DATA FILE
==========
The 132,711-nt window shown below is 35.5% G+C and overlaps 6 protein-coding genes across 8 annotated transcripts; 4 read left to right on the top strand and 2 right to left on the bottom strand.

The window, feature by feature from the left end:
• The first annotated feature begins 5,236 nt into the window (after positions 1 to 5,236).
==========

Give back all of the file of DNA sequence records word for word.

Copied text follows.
The 132,711-nt window shown below is 35.5% G+C and overlaps 6 protein-coding genes across 8 annotated transcripts; 4 read left to right on the top strand and 2 right to left on the bottom strand.

The window, feature by feature from the left end:
• The first annotated feature begins 5,236 nt into the window (after positions 1 to 5,236).